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Released in 2019 in dematerialized form for PS4, Xbox One and PC, Light Fairytale (Episode 1) returns to us in 2022 with a beautiful PS4 physical edition (including booklet/manual and OST) via distributor Red Art. Games. The opportunity to offer you our impressions of the first episode of this JRPG with multiple inspirations from the 90s (the golden age of the genre).
Yes, it is quite strange to point out, Light Fairytale adopts an episodic format, a form that we find more often for narrative stories, even if recently Final Fantasy VII Remake took this same “episodic” path by being divided into three parts. . For its part, Light Fairytale is also planned in four episodes, two of which have already appeared, episode 1 in question today, and the second part is available from 2021 on Xbox, PC and PS4 in dematerialized form. But the adventure could never have seen the light without the motivation, work and passion of its author.
Designed by a single person, France-based studio neko.works, it first went through a participatory Kickstarter campaign in 2016 under the name Project Light (to become Light Fairytale). Unfortunately, the campaign was unsuccessful due to lack of funds. But instead of canceling his project, the author, who has the ambition to create his own games, has somehow left this JRPG aside. This to make way for Super Night Riders, an arcade racing game released the same year (2016). The revenue from the latter was Light Fairytale’s main source of funding. Two years later (November 2018), the first episode of Light Fairytale appeared in Early Access on Steam before a final release in 2019. 2022 marks its return to the spotlight, both thanks to this physical PS4 edition and when it was released. threw more. recently (last April) on Nintendo Switch.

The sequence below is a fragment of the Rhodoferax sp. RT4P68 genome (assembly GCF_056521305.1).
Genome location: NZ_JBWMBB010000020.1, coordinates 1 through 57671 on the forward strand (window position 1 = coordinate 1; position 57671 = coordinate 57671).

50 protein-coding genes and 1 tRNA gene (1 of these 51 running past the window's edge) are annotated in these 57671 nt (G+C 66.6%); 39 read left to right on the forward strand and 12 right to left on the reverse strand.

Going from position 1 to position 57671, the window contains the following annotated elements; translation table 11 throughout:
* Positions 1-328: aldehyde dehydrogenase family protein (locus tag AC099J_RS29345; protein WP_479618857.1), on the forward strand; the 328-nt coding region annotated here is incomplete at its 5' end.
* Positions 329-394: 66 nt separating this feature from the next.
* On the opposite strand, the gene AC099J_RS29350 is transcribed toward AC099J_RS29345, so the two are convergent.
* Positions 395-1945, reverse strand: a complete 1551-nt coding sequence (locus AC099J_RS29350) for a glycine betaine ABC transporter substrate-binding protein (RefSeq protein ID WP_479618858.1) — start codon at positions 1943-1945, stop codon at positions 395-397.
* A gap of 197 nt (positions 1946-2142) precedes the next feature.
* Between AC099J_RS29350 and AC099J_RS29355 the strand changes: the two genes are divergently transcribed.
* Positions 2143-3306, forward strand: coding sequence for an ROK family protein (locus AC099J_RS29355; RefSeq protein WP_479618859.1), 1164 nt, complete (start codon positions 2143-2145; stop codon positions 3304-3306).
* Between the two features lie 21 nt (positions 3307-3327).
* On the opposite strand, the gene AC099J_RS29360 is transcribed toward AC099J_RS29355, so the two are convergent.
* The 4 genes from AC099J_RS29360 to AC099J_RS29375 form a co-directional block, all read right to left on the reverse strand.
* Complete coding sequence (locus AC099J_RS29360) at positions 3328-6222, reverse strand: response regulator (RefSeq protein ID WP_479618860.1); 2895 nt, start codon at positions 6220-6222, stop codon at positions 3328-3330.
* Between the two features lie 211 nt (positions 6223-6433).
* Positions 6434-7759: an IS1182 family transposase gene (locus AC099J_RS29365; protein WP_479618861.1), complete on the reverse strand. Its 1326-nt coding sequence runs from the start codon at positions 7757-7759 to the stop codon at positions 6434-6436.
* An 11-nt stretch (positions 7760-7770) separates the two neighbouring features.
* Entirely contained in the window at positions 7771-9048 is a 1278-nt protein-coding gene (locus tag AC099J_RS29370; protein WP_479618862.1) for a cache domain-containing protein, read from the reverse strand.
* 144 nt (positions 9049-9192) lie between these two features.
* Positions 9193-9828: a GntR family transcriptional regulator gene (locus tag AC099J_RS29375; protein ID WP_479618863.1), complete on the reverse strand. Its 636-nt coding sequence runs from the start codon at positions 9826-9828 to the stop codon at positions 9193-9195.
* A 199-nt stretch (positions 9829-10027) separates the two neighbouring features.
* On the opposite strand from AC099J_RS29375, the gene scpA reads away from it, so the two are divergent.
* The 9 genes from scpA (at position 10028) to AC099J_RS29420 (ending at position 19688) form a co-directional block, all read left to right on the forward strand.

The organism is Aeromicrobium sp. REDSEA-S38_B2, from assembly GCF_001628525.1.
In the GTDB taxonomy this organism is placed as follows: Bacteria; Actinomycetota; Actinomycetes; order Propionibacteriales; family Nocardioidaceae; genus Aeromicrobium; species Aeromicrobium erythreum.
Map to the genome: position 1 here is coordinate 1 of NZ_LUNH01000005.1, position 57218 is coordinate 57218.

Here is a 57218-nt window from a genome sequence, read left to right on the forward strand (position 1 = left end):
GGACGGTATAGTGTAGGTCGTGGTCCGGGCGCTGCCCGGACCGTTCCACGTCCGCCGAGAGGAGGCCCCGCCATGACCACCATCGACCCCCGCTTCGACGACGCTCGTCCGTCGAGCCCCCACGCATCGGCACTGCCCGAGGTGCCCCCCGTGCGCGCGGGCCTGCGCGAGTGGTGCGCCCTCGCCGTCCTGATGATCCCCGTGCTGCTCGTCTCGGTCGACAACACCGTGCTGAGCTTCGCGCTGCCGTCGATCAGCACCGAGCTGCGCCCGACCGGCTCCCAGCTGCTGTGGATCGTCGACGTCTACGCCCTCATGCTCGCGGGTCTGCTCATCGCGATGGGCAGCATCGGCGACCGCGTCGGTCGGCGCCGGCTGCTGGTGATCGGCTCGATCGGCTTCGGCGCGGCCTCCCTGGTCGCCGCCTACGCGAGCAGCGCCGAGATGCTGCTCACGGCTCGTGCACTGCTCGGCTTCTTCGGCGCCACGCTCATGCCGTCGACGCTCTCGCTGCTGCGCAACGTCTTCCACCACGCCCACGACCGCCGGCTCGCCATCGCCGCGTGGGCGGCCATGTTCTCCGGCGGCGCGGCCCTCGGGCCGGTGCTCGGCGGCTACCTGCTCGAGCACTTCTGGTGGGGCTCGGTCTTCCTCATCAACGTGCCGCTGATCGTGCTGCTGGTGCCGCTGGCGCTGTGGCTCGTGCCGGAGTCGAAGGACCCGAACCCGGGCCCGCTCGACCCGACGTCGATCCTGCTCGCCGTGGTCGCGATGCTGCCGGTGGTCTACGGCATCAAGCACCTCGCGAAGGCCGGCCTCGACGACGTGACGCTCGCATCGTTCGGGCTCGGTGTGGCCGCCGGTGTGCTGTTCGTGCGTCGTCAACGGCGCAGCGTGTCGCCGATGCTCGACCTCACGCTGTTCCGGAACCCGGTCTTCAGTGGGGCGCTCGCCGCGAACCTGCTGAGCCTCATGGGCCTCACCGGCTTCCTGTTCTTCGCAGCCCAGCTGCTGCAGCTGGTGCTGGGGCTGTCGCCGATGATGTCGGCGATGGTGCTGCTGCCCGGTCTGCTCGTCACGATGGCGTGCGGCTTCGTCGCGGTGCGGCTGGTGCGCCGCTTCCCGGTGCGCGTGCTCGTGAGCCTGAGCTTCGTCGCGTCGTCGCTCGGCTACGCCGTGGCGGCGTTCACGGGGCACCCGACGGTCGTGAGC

A dystopian universe and multiple references
The adventure begins in a dystopian world, the inhabitants live in a small underground city – Lower City. Governed by the orders of the Empire government, these villagers, dubbed scavengers, somehow survive by obeying the will and working hard for the Empire. In addition, this underground city is divided into several layers, that is to say that the more the inhabitants live towards the depths, the poorer and more helpless they are, this is how the echo of Final Fantasy VII and Midgar is felt. However, it hasn’t always been like this… A long time ago the world was prosperous, and science and technology were very advanced, to the point that humans lived in excess. But soon an unexpected phenomenon occurred, and this prosperous world was destroyed. Therefore, humanity survived by hiding for thousands of years, and this part of history was later forgotten…
Today, the young, naive, dreamy and lazy Haru dreams of a vast plain and a “blue roof”, something he has never seen: “the sky”. Accompanied by his childhood friend Kuroko, combative, tech-savvy and secretly in love with his friend, Haru decides to try to discover this famous blue sky by trying to reach the surface. But to do so, he will have to “escape” and rebel against the Empire…
A dystopian world, social class inequalities, an underground city with no access to real daylight, how not to think of Final Fantasy VII (we mentioned it before), the Tales of series (Arise, Vesperia,…), or even an episode whose inspiration we strongly feel Breath of Fire – Dragon Quarter – an underground world and a hero, who is ready to do anything to return to the surface of the world and save little Nina.